Illuminating Work


Neon art has had a rough go in the search for respect in the art world, partly because of its extensive use in the commercial and industrial fields. Somehow, the presence of neon in an art gallery setting is disorienting, even though the art world has co-opted ideas and materials from anywhere and everywhere.

The show aptly dubbed "Up in Lights" at Burbank's Creative Arts Center Gallery brings together a variety of artists who use neon and other light elements in their work. The quality in the group show is too varied to make true believers of neon skeptics, but there's plenty to admire.

Kunio Ohashi's impressive, minimalist work plays up the friction of seemingly contrary materials, from natural and technological realms. A cubic stone is wrapped in a thin red band of neon, like ribbon on a gift. In another piece, a mystical blue cube, lit from within, is placed next to a thicket of twigs.

A similar nature versus culture tension occurs in the large, shrine-like "Obelisk and Circle," the most dramatic piece here, made by Jan Sanchez and Paul Swenson. A tall obelisk is covered with peeling copper flakes, mimicking bark and leaves, with spare lines and shapes in neon generating a plugged-in sizzle effect.

Michael Flechtner, an especially skilled craftsman, actually draws with the tubing where others sprinkle its effect on their work. But for Karl X. Hauser, neon and light effects are just part of a strange and personalized palette, as he creates charmingly funky tableaux with fairy-tale houses and vignettes.

Several artists, including Richard Rozinski, Michael Young and Vince Koloski, are sculptors dealing with geometric abstractions and relief sculptures, in conjunction with the fine art of lighting and backlighting. Lorenzo Deck's deceptively simple "Yellow X" is what the title suggests, but it cleverly explores the kinship of lighting, object and color.

Then there are artists such as Mark Riley, whose kinetic display in a black box radiates light in twisted circles, as if demonstrating the behavior of an electron in a science fair.

With these artists, a certain inventor's instinct comes to the surface. These could be Erector set graduates, intrigued by the notion of art that plugs in and performs.

But that's just one conceptual thread in the exhibit. Even if it's hard to glean any sense of curatorial purpose, this is a bona fide "show," in both the descriptive and active definitions. Suffice to say, light and color are having a field day in Burbank.

* "Up in Lights," through Oct. 30 at Creative Arts Center Gallery, 1100 W. Clark Ave., Burbank. Hours: 9 a.m.-9 p.m. Monday-Thursday, 9 a.m.-3 p.m. Friday; (818) 238-5397.

Temptations: Despite art-watcher etiquette drummed into our heads from childhood, some art just demands to be touched or otherwise interacted with on a tactile level. The work in the exhibit at College of the Canyons begs sitting on.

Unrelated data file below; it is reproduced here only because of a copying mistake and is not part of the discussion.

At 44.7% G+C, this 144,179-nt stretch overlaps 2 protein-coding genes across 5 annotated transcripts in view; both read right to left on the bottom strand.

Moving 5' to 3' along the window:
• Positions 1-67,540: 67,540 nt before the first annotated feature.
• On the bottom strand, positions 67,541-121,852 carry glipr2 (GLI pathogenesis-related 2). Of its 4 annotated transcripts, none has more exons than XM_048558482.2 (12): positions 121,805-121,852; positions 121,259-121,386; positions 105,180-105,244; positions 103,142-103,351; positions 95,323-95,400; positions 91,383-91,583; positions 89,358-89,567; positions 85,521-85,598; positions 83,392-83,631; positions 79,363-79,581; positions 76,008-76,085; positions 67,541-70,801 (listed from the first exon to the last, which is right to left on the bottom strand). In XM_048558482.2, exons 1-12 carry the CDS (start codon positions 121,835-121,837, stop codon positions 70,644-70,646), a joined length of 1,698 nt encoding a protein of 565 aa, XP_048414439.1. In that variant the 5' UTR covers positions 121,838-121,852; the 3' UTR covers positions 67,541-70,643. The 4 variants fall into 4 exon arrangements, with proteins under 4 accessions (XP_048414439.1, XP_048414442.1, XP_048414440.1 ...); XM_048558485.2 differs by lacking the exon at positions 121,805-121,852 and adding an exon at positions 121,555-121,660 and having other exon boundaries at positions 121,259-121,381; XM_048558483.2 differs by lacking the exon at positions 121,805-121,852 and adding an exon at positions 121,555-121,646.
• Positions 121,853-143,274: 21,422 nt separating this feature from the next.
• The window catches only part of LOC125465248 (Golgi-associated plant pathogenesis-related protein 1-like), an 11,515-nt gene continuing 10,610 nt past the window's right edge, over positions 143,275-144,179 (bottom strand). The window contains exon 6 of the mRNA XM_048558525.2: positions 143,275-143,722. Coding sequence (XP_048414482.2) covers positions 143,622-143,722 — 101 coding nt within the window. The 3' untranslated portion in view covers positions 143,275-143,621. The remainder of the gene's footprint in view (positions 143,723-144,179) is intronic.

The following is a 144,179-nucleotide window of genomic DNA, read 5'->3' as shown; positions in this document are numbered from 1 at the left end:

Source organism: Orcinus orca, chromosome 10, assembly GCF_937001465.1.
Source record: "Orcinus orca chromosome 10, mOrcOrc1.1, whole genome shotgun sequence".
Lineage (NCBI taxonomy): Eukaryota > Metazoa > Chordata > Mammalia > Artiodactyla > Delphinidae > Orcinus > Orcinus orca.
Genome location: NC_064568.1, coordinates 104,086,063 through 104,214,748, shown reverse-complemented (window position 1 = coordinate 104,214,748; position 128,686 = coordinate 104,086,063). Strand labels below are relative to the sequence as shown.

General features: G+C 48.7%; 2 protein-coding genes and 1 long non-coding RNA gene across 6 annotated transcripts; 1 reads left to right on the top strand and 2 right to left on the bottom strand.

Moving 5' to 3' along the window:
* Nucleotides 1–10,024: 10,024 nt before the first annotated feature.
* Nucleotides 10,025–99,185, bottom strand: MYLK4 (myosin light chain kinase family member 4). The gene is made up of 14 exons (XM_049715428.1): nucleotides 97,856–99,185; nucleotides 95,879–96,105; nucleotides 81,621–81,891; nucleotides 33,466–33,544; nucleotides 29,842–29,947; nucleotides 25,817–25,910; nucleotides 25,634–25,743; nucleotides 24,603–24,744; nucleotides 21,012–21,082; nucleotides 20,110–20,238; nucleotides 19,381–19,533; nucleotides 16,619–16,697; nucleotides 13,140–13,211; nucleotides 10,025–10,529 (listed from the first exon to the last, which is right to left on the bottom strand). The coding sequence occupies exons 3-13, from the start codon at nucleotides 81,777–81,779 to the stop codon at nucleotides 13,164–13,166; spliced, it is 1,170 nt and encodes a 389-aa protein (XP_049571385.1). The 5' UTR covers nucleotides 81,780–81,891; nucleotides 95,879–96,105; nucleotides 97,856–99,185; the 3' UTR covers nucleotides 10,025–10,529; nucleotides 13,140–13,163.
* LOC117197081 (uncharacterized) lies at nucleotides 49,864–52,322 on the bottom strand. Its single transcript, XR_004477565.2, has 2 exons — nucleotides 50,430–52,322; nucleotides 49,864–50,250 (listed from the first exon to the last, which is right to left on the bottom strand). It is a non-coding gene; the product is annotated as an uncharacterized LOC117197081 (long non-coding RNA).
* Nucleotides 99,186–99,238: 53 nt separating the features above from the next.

Well, that's not entirely true: Some of the pieces in this small but impressive survey, "Calculated Risks: Chair Design in the 20th Century," appear to be less than user-friendly in design--ill suited, as they are, to the structural specifics of the human body. Other examples seem intimidating as functional objects because of our intrinsic awe for such names as Le Corbusier and Mies Van der Rohe. These are icons of modern architectural history; how can we dare apply our lowly duffs to their handiwork?

The show, resourcefully assembled, is an inherently limited but surprisingly illuminating study. It depicts the evolution of fashion and the whims of architect-designers dealing with the day-to-day stuff of furniture.

The connections are not always expected. L.A. hero Frank Gehry, whose buildings often seem to defy gravity and patrons' patience, puts creativity in the service of functionality with his "Crisscross Chair," woven from bent, laminated strips of wood--like wicker, revisited and revised.

One of the most outlandish and imaginative pieces in this show is Fabrizio Ballardini's "Sunsiro Chair," consisting of a large rubber ball for the seat and an arcing red slab for a back, connected to a metal frame. While it could represent a thumbing of the nose at establishment values, it may be that it's ingeniously comfortable. (Note: The columnist did not investigate said comfort factor).

Frank Lloyd Wright's chair on view here is a fairly austere design, despite the glaring fact of its mustard yellow padding. Harking from the turn of the century, representing design ethics that paved the way for modernism, we find Greene and Greene's "Slipper Chair" and Gustav Stickley's memorably elegant "Morris Chair."

The Eames brothers' 1950s-era lounge chair and footstool, aggressively cozy with its black leather attitude, evokes Cold War-era machismo. Eero Saarinen's "Womb Chair" from 1948 looks like a puffy brown sack, intended to envelop the sitter, while Van der Rohe's "Barcelona Chair" is basically two black leather rectangles, pitched at odd angles to keep the human body in its clutches. Le Corbusier's 1928 chaise lounge is an odd-looking, adjustable contraption that is, reportedly, ergonomically sound.

Throughout this compact survey of chair design in our century, we see the balance of form and function continually tip back and forth, reminding us that, while the basic goal of a chair may be obvious, the application of its design is an imperfect science, and a never-ending quest.

* "Calculated Risks: Chair Design in the 20th Century," through Oct. 18 at College of the Canyons, 28488 Rockwell Canyon Road, Santa Clarita. Gallery hours: 11 a.m.-4 p.m. Monday-Thursday; (805) 259-7800, Ext. 3613.

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